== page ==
The king and the toaster.......

      Once upon a time, in a kingdom not far from here, a
     king summoned two of his advisors for a test. He showed them
     both a shiny metal box with two slots in the top, a control
     knob, and a lever. "What do you think this is?"
      One advisor, an engineer, answered first. "It is a
     toaster," he said. The king asked, "How would you design an
     embedded computer for it?" The engineer replied, "Using a
     four-bit microcontroller, I would write a simple program
     that reads the darkness knob and quantizes its position to
     one of 16 shades of darkness, from snow white to coal black.
     The program would use that darkness level as the index to a
     16-element table of initial timer values. Then it would turn
     on the heating elements and start the timer with the initial
     value selected from the table. At the end of the time delay,
     it would turn off the heat and pop up the toast.  Come back
     next week, and I'll show you a working prototype."
      The second advisor, a computer programmer, immediately
     recognized the danger of such short-sighted thinking. He
     said, "Toasters don't just turn bread into toast, they are
     also used to warm frozen waffles. What you see before you is
     really a breakfast food cooker. As the subjects of your
     kingdom become more sophisticated, they will demand more
     capabilities. They will need a breakfast food cooker that
     can also cook sausage, fry bacon, and make scrambled eggs. A
     toaster that only makes toast will soon be obsolete. If we
     don't look to the future, we will have to completely
     redesign the toaster in just a few years."
      "With this in mind, we can formulate a more intelligent
     solution to the problem. First, create a class of breakfast
     foods. Specialize this class into subclasses: grains, pork,
     and poultry. The specialization process should be repeated
     with grains divided into toast, muffins, pancakes, and
     waffles; pork divided into sausage, links, and bacon; and
     poultry divided into scrambled eggs, hard-boiled eggs,
     poached eggs, fried eggs, and various omelet classes."
      "The ham and cheese omelet class is worth special
     attention because it must inherit characteristics from the
     pork, dairy, and poultry classes. Thus, we see that the
     problem cannot be properly solved without multiple
     inheritance. At run time, the program must create the proper
     object and send a message to the object that says, 'Cook it
     yourself.' The semantics of this message depend, of course,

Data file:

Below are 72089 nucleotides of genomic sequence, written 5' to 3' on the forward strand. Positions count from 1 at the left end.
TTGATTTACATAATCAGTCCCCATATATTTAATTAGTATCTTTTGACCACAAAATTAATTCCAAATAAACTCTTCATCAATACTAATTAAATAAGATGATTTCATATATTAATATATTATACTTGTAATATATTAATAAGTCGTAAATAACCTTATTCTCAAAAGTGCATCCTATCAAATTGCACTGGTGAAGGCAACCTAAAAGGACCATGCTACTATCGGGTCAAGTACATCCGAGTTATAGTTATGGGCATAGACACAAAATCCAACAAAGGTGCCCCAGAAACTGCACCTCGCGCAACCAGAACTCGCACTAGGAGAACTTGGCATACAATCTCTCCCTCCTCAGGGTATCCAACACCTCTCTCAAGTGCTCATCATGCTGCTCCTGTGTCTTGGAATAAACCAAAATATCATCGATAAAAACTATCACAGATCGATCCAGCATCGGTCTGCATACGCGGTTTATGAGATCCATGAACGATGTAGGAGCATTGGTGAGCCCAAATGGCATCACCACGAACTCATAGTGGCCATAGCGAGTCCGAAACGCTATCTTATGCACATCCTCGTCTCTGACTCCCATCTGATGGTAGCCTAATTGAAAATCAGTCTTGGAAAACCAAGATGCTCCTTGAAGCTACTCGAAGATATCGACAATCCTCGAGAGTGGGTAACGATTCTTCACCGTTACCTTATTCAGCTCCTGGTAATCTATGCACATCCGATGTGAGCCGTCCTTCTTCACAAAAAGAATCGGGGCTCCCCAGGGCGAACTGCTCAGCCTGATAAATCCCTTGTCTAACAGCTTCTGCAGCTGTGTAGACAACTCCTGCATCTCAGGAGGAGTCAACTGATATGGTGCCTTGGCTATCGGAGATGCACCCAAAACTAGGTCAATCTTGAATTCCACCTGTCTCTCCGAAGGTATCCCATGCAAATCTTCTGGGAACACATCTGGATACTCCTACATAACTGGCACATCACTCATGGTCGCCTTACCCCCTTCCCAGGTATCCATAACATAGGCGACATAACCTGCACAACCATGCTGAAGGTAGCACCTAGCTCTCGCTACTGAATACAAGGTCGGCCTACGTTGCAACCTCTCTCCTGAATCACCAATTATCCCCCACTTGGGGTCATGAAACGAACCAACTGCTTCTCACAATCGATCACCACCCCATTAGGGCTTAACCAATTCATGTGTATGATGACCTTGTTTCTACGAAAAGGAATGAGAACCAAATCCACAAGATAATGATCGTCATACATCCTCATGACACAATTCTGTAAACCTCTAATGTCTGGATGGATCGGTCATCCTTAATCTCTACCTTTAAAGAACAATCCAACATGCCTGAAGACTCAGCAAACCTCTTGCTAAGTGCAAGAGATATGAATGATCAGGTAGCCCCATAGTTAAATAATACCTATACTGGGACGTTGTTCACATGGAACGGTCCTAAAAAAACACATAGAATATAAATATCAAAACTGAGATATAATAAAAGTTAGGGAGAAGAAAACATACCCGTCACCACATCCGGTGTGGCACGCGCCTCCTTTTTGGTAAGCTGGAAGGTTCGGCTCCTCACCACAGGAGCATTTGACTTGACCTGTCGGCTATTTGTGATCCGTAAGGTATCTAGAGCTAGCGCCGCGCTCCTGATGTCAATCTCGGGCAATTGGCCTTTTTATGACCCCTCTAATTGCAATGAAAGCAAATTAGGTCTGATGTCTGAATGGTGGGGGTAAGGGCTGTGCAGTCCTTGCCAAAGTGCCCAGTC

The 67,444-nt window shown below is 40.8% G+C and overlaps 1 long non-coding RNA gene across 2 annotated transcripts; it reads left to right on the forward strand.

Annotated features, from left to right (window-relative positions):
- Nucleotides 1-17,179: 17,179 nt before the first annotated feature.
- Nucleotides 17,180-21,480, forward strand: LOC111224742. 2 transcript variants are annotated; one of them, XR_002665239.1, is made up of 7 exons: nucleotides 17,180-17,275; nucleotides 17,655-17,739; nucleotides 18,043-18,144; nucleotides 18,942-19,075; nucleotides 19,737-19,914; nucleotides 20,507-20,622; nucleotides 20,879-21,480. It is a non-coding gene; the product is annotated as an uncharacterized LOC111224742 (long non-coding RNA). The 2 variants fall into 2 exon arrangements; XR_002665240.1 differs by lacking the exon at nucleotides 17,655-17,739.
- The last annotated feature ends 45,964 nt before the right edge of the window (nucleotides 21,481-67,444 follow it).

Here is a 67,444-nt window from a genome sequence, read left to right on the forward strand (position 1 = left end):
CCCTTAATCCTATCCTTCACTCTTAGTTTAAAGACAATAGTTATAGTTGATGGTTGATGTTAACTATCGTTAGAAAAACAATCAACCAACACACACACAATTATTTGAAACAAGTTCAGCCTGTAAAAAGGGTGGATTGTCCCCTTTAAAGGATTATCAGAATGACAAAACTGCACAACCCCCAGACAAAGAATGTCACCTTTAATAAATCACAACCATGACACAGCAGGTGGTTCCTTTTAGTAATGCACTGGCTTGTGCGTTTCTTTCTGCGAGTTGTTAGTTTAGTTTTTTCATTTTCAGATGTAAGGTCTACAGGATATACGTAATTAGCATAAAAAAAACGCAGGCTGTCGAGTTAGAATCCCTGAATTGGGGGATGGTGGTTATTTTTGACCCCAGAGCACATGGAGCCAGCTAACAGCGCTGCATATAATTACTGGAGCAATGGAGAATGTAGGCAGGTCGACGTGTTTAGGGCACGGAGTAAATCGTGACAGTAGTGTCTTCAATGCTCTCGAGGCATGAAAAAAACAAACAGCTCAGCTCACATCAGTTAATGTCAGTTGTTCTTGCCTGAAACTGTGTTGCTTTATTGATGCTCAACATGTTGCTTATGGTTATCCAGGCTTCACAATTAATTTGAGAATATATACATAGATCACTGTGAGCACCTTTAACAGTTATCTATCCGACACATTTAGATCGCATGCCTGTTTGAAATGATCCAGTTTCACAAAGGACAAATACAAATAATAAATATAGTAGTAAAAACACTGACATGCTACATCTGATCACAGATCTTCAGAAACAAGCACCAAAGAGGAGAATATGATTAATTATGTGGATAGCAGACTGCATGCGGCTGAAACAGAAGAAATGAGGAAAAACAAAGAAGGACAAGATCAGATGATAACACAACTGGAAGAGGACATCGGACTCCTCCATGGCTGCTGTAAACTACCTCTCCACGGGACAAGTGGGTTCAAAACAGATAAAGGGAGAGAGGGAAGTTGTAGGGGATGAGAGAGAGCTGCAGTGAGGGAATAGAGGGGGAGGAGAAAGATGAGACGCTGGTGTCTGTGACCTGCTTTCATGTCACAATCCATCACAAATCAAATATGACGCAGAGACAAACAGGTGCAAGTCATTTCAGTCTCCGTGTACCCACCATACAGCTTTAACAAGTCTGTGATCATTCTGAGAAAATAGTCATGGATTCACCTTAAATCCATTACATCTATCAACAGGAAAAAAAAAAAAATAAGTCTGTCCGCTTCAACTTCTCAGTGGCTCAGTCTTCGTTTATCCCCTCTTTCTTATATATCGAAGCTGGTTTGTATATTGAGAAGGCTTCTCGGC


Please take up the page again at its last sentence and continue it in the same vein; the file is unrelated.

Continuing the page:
on the kind of object, so they have a different meaning to a
     piece of toast than to scrambled eggs."
      "Reviewing the process so far, we see that the analysis
     phase has revealed that the primary requirement is to cook
     any kind of breakfast food. In the design phase, we have
     discovered some derived requirements. Specifically, we need
     an object-oriented language with multiple inheritance. Of
     course, users don't want the eggs to get cold while the
     bacon is frying, so concurrent processing is required, too."
      "We must not forget the user interface. The lever that
     lowers the food lacks versatility, and the darkness knob is
     confusing. Users won't buy the product unless it has a user-
     friendly, graphical interface. When the breakfast cooker is
     plugged in, users should see a cowboy boot on the screen.
     Users click on it, and the message 'Booting UNIX v8.3'
     appears on the screen. (UNIX 8.3 should be out by the time
     the product gets to market.) Users can pull down a menu and
     click on the foods they want to cook."
      "Having made the wise decision of specifying the
     software first in the design phase, all that remains is to
     pick an adequate hardware platform for the implementation
     phase. An Intel 80386 with 8MB of memory, a 30MB hard disk,
     and a VGA monitor should be sufficient. If you select a
     multitasking, object oriented language that supports
     multiple inheritance and has a built-in GUI, writing the
     program will be a snap. (Imagine the difficulty we would
     have had if we had foolishly allowed a hardware-first design
     strategy to lock us into a four-bit microcontroller!)"
      The king wisely had the computer programmer beheaded,
     and they all lived happily ever after.

Back to the archive...

This message was sent on 19 Jul 1996